Speaking as a Lutheran, Cary says this sort of dilemma is inherent in Reformed theology: “As John Calvin himself put it, there is a difference between saving faith and temporary faith… The assumption is that these two sorts of faith are fundamentally different, and that there is some way of telling them apart, at least in your own case.” Calvin himself resolved the dilemma by saying, as Cary put it, that “each one of us, in our own case, can have assurance of eternal salvation because we know whether we have true saving faith. This is, of course, tantamount to knowing we are predestined for salvation.”
St. Peter in his epistle does encourage believers to make their calling and election sure. Presbyterians are encouraged to be introspective to see if they bear the marks of the elect—faith, repentance, a changed heart, etc… In practice, this introspection can lead to precisely what Greear is attempting to warn against in his book—basing one’s assurance on one’s self, one’s progress, one’s sincerity, etc., instead of basing it outside one’s self on Christ’s work. To tell the difference between temporary and saving faith, one has to look back at one’s self.
Cary explains that though Calvin hailed St. Augustine as his mentor, he did part company with the church father on this point: both theologians held the same view of predestination, but Calvin, unlike Augustine, believed you could know in this life that you are among the elect. It may be surprising to some that assurance, a hallmark of evangelical theology, is understood so differently in Roman Catholic circles. The Council of Trent, which convened in 1563 in response to the Protestant Reformation, actually anathematized any notion that a person, barring some sort of special revelation—an angelic visit, for instance—can have assurance of final perseverance.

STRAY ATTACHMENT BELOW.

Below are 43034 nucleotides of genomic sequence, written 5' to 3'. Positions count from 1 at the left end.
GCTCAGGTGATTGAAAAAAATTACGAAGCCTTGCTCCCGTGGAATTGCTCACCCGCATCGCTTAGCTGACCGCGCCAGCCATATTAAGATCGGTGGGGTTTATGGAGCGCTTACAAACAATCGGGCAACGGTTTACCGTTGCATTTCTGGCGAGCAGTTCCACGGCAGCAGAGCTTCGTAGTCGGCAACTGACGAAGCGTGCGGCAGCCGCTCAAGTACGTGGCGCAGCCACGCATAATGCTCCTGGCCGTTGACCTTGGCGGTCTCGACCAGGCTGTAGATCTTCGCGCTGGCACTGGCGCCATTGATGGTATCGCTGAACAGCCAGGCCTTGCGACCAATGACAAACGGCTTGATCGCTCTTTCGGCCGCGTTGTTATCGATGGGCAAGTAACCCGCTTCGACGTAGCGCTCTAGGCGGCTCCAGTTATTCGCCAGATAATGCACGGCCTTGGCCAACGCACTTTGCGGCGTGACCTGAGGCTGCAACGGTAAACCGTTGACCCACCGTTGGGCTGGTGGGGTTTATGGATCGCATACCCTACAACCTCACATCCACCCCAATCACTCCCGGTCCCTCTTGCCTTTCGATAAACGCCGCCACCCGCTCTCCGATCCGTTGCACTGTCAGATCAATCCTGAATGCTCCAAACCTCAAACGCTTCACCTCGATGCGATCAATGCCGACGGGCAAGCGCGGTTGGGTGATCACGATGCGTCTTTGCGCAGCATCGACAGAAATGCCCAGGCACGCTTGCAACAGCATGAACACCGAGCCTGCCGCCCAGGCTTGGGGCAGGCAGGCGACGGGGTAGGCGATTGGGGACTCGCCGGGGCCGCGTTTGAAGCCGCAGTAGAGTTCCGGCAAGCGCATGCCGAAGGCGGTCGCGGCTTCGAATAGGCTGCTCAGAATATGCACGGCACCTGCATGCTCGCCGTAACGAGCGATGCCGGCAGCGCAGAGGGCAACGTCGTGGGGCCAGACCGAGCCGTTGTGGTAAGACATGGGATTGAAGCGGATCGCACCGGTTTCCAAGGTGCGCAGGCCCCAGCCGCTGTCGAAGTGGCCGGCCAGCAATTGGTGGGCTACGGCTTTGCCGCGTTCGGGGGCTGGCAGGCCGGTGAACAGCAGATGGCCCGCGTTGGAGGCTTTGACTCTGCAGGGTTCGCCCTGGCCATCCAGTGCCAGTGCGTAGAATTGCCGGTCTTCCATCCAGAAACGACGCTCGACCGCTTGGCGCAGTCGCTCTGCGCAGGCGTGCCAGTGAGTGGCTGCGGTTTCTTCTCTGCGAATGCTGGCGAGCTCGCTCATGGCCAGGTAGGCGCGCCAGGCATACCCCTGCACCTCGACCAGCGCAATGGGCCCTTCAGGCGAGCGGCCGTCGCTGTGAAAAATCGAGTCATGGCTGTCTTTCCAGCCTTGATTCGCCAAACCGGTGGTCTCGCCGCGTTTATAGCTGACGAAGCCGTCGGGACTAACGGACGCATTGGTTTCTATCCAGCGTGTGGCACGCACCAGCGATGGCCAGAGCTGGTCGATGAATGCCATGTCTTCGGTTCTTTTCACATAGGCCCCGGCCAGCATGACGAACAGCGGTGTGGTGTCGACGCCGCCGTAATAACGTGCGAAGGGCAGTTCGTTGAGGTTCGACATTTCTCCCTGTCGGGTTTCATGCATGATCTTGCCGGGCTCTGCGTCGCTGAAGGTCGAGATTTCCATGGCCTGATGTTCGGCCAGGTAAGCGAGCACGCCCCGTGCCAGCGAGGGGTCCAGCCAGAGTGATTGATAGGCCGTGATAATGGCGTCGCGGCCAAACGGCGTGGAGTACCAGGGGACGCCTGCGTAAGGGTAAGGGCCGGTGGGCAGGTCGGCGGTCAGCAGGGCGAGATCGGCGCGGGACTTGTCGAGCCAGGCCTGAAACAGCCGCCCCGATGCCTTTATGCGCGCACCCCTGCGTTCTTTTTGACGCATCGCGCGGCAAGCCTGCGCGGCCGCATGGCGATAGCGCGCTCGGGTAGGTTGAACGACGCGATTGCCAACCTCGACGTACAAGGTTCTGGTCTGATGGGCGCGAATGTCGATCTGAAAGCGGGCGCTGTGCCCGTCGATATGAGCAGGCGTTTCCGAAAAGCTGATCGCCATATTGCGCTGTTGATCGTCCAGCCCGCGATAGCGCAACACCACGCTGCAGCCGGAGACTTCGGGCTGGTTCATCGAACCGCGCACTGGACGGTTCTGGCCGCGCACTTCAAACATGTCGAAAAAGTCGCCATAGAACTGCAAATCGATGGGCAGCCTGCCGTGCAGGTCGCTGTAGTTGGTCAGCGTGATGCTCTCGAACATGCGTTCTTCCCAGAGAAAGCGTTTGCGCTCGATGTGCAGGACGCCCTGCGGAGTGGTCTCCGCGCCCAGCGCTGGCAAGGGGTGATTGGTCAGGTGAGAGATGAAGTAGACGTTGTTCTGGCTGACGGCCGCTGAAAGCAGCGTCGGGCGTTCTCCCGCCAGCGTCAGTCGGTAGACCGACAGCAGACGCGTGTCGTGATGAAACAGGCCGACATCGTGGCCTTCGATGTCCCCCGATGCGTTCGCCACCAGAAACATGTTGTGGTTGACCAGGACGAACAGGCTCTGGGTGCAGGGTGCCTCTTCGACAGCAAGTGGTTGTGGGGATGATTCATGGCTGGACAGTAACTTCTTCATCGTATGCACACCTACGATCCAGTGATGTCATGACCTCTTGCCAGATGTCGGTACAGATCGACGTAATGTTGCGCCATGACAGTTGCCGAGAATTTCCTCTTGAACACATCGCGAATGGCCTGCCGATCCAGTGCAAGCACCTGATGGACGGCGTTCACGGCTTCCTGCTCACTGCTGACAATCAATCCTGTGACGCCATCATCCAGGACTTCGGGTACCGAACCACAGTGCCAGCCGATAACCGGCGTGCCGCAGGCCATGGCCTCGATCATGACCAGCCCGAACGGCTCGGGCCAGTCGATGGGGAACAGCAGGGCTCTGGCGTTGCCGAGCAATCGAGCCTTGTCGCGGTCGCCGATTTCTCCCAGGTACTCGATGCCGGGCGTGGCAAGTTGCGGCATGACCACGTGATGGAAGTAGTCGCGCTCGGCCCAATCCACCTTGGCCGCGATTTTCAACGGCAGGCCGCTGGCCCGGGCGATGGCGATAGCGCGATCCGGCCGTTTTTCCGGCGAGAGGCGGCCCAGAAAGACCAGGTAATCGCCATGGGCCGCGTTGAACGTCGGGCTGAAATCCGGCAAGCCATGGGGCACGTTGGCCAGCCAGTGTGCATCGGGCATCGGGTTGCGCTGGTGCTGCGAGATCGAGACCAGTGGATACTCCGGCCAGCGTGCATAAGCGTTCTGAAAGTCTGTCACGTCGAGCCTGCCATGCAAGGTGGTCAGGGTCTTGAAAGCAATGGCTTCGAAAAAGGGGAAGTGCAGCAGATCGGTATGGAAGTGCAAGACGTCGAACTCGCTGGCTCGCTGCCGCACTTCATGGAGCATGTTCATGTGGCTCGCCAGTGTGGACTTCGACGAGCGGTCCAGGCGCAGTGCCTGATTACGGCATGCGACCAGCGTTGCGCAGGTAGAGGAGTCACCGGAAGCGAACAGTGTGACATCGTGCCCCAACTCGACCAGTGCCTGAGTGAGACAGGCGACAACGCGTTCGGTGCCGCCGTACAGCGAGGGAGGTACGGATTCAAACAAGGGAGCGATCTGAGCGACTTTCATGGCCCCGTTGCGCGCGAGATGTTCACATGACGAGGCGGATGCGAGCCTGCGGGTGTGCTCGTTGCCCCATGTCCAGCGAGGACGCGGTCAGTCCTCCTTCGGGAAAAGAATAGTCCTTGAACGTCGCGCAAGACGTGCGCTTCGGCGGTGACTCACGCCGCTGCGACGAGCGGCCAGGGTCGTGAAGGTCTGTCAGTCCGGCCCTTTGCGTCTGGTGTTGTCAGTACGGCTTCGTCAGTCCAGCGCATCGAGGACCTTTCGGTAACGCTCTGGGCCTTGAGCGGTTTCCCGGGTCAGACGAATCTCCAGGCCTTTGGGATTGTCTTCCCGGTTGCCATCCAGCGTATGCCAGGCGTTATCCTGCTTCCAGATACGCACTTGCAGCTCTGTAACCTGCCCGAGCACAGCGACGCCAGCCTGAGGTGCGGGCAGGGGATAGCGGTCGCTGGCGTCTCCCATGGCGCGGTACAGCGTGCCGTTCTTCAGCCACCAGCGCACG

Cary explains that Catholics, when worried about their own assurance, have the practice of sacramental confession to fall back on, to help ensure they are not in a state of mortal sin. Luther’s advice, Cary explained, to people who doubted their salvation was to avoid any exploration of predestination and focus simply on “the promise of Christ in their baptism.” Luther, like Augustine, believed that God actually saves people through baptism, and when is struggling with doubts, one need only call to mind one’s baptism to rest assured that one has been born again.
In this, Luther was echoing Augustine, equally respected by Protestant and Catholics. The church father believed that, strictly speaking, all who are baptized are saved, but only those who persevere to the end are elect—many baptized people do not persevere, and therefore fall away. This doesn’t mean they weren’t saved to begin with (which Calvinism would argue), but rather that they weren’t part of God’s elect. If one believes in infant baptismal regeneration, one is practically forced to admit the possibility of the justified falling away, as many who are baptized in infancy never make any profession of faith at all when they come of age. Augustine called the elect an “inner circle”, known only to God, within the ranks of the baptized.
In his final assessment, Cary says that Greear’s book goes about as far towards Luther’s thinking on the subject without parting company with Calvinism. “The price for going all the way with Luther,” Cary said, “is dropping the notion that you can know in advance that your faith will persevere, and joining Luther (as well as Augustine) in believing that our salvation is not complete until our faith actually does persevere to the end.”
Cary concedes that giving up eternal security “the assurance that you are already saved for eternity”, is something many will not want to give up. Yet he argues that the only way to keep looking outside the self to Christ—to not look at the winds and waves and focus only on Jesus, as was the case with Peter when he briefly walked on water—is to drop Calvinistic introspection.
In closing, Cary explains why he “goes all the way” with Luther: “I think Christian faith puts faith in Christ alone—and not even a little bit in itself.”